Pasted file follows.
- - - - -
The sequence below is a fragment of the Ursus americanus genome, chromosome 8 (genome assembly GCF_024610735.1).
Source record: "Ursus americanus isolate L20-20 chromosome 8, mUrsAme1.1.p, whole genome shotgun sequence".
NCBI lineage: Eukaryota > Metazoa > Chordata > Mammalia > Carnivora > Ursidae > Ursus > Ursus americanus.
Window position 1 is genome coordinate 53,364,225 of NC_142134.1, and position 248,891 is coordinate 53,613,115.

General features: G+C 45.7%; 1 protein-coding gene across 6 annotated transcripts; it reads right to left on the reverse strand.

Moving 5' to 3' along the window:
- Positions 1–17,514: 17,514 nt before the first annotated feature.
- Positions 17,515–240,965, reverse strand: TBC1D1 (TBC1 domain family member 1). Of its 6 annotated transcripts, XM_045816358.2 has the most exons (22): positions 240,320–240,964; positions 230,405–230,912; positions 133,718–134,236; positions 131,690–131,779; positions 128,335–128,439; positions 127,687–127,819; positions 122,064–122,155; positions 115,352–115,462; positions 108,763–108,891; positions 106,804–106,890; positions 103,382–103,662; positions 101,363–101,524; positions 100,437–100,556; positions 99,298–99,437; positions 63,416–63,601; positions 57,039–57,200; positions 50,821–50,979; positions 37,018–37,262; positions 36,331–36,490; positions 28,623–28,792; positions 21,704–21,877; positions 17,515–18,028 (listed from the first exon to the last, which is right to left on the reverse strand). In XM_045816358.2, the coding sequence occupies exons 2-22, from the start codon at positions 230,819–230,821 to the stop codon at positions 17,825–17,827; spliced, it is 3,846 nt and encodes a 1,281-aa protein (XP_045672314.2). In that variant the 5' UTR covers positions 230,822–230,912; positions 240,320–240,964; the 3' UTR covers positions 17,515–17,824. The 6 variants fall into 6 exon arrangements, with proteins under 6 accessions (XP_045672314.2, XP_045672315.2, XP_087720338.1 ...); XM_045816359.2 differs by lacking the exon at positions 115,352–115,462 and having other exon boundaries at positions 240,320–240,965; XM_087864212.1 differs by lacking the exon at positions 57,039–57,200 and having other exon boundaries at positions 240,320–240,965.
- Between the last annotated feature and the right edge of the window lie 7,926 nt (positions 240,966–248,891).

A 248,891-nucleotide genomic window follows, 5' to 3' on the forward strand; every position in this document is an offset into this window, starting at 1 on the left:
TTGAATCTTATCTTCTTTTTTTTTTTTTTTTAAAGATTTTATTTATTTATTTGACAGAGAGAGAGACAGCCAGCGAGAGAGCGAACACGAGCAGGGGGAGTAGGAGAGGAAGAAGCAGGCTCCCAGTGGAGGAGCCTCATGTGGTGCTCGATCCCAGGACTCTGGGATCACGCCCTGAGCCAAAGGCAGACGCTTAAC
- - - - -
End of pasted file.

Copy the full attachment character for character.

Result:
The sequence below is a fragment of the Ursus americanus genome, chromosome 8 (genome assembly GCF_024610735.1).
Source record: "Ursus americanus isolate L20-20 chromosome 8, mUrsAme1.1.p, whole genome shotgun sequence".
NCBI lineage: Eukaryota > Metazoa > Chordata > Mammalia > Carnivora > Ursidae > Ursus > Ursus americanus.
Window position 1 is genome coordinate 53,364,225 of NC_142134.1, and position 248,891 is coordinate 53,613,115.

General features: G+C 45.7%; 1 protein-coding gene across 6 annotated transcripts; it reads right to left on the reverse strand.

Moving 5' to 3' along the window:
- Positions 1–17,514: 17,514 nt before the first annotated feature.
- Positions 17,515–240,965, reverse strand: TBC1D1 (TBC1 domain family member 1). Of its 6 annotated transcripts, XM_045816358.2 has the most exons (22): positions 240,320–240,964; positions 230,405–230,912; positions 133,718–134,236; positions 131,690–131,779; positions 128,335–128,439; positions 127,687–127,819; positions 122,064–122,155; positions 115,352–115,462; positions 108,763–108,891; positions 106,804–106,890; positions 103,382–103,662; positions 101,363–101,524; positions 100,437–100,556; positions 99,298–99,437; positions 63,416–63,601; positions 57,039–57,200; positions 50,821–50,979; positions 37,018–37,262; positions 36,331–36,490; positions 28,623–28,792; positions 21,704–21,877; positions 17,515–18,028 (listed from the first exon to the last, which is right to left on the reverse strand). In XM_045816358.2, the coding sequence occupies exons 2-22, from the start codon at positions 230,819–230,821 to the stop codon at positions 17,825–17,827; spliced, it is 3,846 nt and encodes a 1,281-aa protein (XP_045672314.2). In that variant the 5' UTR covers positions 230,822–230,912; positions 240,320–240,964; the 3' UTR covers positions 17,515–17,824. The 6 variants fall into 6 exon arrangements, with proteins under 6 accessions (XP_045672314.2, XP_045672315.2, XP_087720338.1 ...); XM_045816359.2 differs by lacking the exon at positions 115,352–115,462 and having other exon boundaries at positions 240,320–240,965; XM_087864212.1 differs by lacking the exon at positions 57,039–57,200 and having other exon boundaries at positions 240,320–240,965.
- Between the last annotated feature and the right edge of the window lie 7,926 nt (positions 240,966–248,891).

A 248,891-nucleotide genomic window follows, 5' to 3' on the forward strand; every position in this document is an offset into this window, starting at 1 on the left:
TTGAATCTTATCTTCTTTTTTTTTTTTTTTTAAAGATTTTATTTATTTATTTGACAGAGAGAGAGACAGCCAGCGAGAGAGCGAACACGAGCAGGGGGAGTAGGAGAGGAAGAAGCAGGCTCCCAGTGGAGGAGCCTCATGTGGTGCTCGATCCCAGGACTCTGGGATCACGCCCTGAGCCAAAGGCAGACGCTTAAC